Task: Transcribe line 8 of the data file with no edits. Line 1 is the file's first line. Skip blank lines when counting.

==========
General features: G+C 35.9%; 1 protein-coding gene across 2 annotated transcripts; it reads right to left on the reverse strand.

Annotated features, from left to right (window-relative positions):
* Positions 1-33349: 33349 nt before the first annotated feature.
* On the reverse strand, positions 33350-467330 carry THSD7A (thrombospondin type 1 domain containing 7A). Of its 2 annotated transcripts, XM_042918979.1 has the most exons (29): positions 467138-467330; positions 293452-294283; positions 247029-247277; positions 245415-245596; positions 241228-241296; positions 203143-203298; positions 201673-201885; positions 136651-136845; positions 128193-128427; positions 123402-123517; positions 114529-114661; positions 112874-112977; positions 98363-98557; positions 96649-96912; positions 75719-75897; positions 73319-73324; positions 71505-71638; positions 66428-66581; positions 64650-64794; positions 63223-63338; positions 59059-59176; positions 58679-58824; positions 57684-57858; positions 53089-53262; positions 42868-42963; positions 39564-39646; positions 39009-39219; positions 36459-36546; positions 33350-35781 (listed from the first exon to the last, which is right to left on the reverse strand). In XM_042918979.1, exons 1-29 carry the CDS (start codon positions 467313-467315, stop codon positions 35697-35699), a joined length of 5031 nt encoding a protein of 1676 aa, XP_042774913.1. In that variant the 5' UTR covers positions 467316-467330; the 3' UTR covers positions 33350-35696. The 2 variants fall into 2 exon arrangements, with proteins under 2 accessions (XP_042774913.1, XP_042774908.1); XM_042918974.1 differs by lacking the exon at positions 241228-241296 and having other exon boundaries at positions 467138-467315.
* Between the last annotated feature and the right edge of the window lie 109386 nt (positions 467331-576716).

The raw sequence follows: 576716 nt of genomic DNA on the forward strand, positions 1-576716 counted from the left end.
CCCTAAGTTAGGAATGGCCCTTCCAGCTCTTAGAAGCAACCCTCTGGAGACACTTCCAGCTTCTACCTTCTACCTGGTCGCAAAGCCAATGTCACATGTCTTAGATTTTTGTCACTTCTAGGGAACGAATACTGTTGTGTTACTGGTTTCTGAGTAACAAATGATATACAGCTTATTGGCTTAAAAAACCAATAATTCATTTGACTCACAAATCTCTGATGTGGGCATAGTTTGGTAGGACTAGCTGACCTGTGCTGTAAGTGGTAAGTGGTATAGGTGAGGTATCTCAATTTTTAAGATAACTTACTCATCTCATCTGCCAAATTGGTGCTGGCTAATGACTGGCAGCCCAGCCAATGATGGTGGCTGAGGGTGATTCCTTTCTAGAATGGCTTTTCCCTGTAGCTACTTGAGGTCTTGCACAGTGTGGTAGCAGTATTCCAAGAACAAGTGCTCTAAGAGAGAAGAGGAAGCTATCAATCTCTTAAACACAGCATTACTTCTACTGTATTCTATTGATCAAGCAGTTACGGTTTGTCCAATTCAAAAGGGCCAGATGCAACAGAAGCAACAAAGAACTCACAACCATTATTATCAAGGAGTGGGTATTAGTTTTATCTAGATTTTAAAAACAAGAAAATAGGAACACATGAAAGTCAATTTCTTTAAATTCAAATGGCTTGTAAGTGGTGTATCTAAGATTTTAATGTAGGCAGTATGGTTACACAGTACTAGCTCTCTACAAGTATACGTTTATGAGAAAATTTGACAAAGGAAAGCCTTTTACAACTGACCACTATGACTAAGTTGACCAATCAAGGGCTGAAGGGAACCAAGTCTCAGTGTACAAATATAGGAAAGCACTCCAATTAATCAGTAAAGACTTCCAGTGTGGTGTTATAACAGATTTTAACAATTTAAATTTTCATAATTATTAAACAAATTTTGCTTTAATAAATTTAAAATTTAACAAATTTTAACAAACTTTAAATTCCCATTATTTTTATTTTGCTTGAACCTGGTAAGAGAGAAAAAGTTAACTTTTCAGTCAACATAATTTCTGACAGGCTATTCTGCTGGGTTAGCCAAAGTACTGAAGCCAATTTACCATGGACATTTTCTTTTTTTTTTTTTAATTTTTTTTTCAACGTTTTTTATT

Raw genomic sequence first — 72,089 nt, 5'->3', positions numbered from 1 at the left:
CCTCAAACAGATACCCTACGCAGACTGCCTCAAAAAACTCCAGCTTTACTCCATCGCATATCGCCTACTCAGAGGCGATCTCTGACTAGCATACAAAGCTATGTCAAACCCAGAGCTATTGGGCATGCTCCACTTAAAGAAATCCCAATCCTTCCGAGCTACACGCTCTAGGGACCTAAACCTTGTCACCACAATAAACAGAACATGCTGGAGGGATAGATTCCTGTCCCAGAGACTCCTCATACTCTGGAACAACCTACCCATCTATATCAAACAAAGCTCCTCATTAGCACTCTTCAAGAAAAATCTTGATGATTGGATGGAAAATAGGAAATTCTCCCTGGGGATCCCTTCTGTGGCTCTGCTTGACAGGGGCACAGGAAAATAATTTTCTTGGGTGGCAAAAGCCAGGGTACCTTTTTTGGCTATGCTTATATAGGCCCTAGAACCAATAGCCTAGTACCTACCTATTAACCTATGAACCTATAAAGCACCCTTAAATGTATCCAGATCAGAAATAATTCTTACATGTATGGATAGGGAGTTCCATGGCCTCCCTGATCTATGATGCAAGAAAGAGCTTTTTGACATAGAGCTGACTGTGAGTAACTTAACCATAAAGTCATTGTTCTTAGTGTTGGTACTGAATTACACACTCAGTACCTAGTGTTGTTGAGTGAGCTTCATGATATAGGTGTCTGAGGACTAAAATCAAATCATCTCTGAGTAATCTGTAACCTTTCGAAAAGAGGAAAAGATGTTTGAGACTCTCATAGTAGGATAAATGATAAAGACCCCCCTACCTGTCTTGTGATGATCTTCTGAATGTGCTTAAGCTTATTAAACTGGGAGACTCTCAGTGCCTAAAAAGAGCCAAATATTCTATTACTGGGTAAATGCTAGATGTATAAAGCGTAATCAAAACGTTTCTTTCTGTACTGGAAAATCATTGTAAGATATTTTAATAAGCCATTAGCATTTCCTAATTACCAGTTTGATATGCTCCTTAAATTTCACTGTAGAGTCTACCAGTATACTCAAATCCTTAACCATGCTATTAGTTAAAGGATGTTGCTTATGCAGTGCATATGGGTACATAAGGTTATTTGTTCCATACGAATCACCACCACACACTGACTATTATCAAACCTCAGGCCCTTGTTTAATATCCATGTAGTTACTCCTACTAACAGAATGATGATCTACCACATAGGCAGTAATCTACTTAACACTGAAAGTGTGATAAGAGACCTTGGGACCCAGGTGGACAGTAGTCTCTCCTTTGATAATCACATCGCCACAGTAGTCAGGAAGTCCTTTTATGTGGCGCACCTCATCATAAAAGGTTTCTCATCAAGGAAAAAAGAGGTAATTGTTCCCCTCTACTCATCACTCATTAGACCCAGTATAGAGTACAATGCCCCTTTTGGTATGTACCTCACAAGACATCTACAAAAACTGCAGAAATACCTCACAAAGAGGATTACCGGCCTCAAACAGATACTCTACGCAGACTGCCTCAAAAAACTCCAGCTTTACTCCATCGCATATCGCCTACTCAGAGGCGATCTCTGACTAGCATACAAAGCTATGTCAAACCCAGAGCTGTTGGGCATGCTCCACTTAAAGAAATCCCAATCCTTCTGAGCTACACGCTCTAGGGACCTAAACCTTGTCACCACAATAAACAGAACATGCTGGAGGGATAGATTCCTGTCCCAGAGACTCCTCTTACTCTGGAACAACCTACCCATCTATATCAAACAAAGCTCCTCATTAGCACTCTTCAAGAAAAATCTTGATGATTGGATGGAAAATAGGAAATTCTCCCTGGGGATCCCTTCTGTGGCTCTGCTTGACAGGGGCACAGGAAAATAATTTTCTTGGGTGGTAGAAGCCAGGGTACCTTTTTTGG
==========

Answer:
Raw genomic sequence first — 72,089 nt, 5'->3', positions numbered from 1 at the left: